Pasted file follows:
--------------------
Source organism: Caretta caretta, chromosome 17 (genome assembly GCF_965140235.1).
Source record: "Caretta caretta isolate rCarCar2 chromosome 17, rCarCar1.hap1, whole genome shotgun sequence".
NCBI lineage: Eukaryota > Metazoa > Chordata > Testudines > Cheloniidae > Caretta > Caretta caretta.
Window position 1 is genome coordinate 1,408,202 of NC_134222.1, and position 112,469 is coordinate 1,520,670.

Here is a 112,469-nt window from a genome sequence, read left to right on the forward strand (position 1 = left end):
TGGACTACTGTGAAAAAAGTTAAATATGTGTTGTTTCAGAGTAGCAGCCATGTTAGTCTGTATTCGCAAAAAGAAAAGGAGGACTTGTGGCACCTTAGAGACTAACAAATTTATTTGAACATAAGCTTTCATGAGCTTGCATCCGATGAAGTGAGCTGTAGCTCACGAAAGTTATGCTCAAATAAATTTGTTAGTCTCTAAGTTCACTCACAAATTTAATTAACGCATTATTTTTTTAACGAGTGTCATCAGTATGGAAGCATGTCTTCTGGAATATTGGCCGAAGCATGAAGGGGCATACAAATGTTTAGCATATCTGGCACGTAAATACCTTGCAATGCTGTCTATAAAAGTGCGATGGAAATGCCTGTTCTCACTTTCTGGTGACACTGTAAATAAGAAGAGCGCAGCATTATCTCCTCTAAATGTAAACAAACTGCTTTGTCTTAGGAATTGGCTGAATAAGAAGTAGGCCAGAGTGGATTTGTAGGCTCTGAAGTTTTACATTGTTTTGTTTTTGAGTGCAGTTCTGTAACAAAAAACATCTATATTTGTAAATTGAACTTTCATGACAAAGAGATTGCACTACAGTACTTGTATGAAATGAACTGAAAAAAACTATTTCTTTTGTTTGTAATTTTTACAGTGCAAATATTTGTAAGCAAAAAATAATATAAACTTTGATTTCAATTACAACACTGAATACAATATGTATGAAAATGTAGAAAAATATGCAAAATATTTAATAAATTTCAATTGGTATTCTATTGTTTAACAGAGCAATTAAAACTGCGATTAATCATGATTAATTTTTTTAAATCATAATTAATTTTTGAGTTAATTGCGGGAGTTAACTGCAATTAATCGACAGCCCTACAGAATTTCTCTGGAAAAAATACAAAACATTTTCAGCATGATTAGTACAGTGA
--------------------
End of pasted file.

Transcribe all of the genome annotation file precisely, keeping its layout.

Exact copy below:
Source organism: Caretta caretta, chromosome 17 (genome assembly GCF_965140235.1).
Source record: "Caretta caretta isolate rCarCar2 chromosome 17, rCarCar1.hap1, whole genome shotgun sequence".
NCBI lineage: Eukaryota > Metazoa > Chordata > Testudines > Cheloniidae > Caretta > Caretta caretta.
Window position 1 is genome coordinate 1,408,202 of NC_134222.1, and position 112,469 is coordinate 1,520,670.

Here is a 112,469-nt window from a genome sequence, read left to right on the forward strand (position 1 = left end):
TGGACTACTGTGAAAAAAGTTAAATATGTGTTGTTTCAGAGTAGCAGCCATGTTAGTCTGTATTCGCAAAAAGAAAAGGAGGACTTGTGGCACCTTAGAGACTAACAAATTTATTTGAACATAAGCTTTCATGAGCTTGCATCCGATGAAGTGAGCTGTAGCTCACGAAAGTTATGCTCAAATAAATTTGTTAGTCTCTAAGTTCACTCACAAATTTAATTAACGCATTATTTTTTTAACGAGTGTCATCAGTATGGAAGCATGTCTTCTGGAATATTGGCCGAAGCATGAAGGGGCATACAAATGTTTAGCATATCTGGCACGTAAATACCTTGCAATGCTGTCTATAAAAGTGCGATGGAAATGCCTGTTCTCACTTTCTGGTGACACTGTAAATAAGAAGAGCGCAGCATTATCTCCTCTAAATGTAAACAAACTGCTTTGTCTTAGGAATTGGCTGAATAAGAAGTAGGCCAGAGTGGATTTGTAGGCTCTGAAGTTTTACATTGTTTTGTTTTTGAGTGCAGTTCTGTAACAAAAAACATCTATATTTGTAAATTGAACTTTCATGACAAAGAGATTGCACTACAGTACTTGTATGAAATGAACTGAAAAAAACTATTTCTTTTGTTTGTAATTTTTACAGTGCAAATATTTGTAAGCAAAAAATAATATAAACTTTGATTTCAATTACAACACTGAATACAATATGTATGAAAATGTAGAAAAATATGCAAAATATTTAATAAATTTCAATTGGTATTCTATTGTTTAACAGAGCAATTAAAACTGCGATTAATCATGATTAATTTTTTTAAATCATAATTAATTTTTGAGTTAATTGCGGGAGTTAACTGCAATTAATCGACAGCCCTACAGAATTTCTCTGGAAAAAATACAAAACATTTTCAGCATGATTAGTACAGTGA